Parallel Justice offers support, validation and resources to victims of all crimes, including property crimes like vandalism or theft. We work with any victim of a crime that occurred in Burlington, even if a perpetrator is never caught, and even if the crime is not reported to the police.
We connect people with other organizations who can assist them, with businesses in our community who offer discounts and donations, and with a commission who can address system-wide problems and barriers e that victims face.
Parallel Justice is a national demonstration project that began in July, 2006. It is a partnership of the Burlington Community Justice Center (part of CEDO), the Burlington Police Department, and the Vermont Center for Crime Victim Services.
Our Replication Guide to help other communities enhance their own response to crime victims using what we’ve learned through 10 years in Burlington is coming out in Summer, 2017. Email us to be notified when it is available.
For victims of crimes occurring outside of Burlington, VT: If your internet search for help and support has led you here, here’s some basic information to help you find help closer to home
1. Call 211.211 is a directory each state maintains of all the programs and agencies that are helping people where you live. You tell them what county you live in, and they can help you find victim services, community and faith organizations that can help with your specific needs (like relocation assistance, temporary housing, food, etc...)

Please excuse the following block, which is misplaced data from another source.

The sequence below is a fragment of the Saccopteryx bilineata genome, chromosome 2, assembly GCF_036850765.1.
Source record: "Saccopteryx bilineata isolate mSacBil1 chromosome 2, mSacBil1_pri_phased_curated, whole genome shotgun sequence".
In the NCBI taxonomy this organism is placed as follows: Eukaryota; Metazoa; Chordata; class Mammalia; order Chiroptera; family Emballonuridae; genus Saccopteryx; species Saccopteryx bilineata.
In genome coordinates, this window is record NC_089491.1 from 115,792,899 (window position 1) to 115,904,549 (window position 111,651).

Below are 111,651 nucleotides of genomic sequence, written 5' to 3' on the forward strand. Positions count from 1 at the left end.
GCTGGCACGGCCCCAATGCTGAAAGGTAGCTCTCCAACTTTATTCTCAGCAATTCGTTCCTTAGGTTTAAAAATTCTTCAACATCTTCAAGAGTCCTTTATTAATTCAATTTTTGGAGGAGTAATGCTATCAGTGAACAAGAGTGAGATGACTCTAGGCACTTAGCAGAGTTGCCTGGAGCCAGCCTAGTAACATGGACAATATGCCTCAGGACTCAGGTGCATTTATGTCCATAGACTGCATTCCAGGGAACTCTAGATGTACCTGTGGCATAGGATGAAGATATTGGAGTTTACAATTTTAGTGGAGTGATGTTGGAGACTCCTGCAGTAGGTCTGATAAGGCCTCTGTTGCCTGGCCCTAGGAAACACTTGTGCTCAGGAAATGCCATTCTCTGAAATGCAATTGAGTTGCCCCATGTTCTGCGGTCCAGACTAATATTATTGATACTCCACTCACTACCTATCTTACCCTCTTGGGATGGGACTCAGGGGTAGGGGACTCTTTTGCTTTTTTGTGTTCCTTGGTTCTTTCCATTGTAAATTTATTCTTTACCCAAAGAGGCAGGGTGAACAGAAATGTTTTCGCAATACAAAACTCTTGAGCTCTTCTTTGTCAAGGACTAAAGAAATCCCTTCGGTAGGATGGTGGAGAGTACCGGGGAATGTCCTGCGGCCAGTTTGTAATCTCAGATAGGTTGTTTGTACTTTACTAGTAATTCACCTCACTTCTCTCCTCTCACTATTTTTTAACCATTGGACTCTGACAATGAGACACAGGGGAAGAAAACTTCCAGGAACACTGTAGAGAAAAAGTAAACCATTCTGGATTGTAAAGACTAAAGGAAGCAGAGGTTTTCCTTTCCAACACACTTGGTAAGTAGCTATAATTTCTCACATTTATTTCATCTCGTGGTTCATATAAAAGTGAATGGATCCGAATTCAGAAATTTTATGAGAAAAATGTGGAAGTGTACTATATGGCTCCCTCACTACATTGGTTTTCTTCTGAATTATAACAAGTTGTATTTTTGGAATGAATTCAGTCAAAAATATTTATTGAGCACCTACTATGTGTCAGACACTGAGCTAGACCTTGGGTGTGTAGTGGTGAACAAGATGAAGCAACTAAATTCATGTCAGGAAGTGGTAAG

2. Connect with an advocate.If you have experienced domestic or sexual violence, connect with your local community agency focused on these issues. To find your local agency, call 211 or look on www.rainn.org for sexual assault support and www.thehotline.org/help/ for domestic violence.
3. Is there a victim advocate the prosecutor’s office assigned to your case?If you reported the crime to the police, ask the investigating officer if there is a victim advocate you can speak in the prosecutor’s office and get their contact info. Their job is to help you understand what is happening with an investigation, and if a charge is brought against the person who committed the crime, to keep victims informed of what’s happening in the case and your rights to be heard. It’s important to know that advocates who work for the prosecution are *not* completely confidential. They need to share information relevant to the criminal case with their prosecutor, so talk with them about what that means when you begin working with them. For more info about victim advocates in your community, look on www.trynova.org/crime-victim/advocacy/
4. Trying to recoup financial losses:There are usually 2 different ways that victims can get financial assistance through the state. Victims Compensation helps with medical expenses immediately after a crime, if “probable cause” is found. Restitution is what it’s called when the court orders the perpetrator of a crime to pay the victim back for some of their financial losses. Since the criminal justice system moves slowly, this can sometimes take more than a year.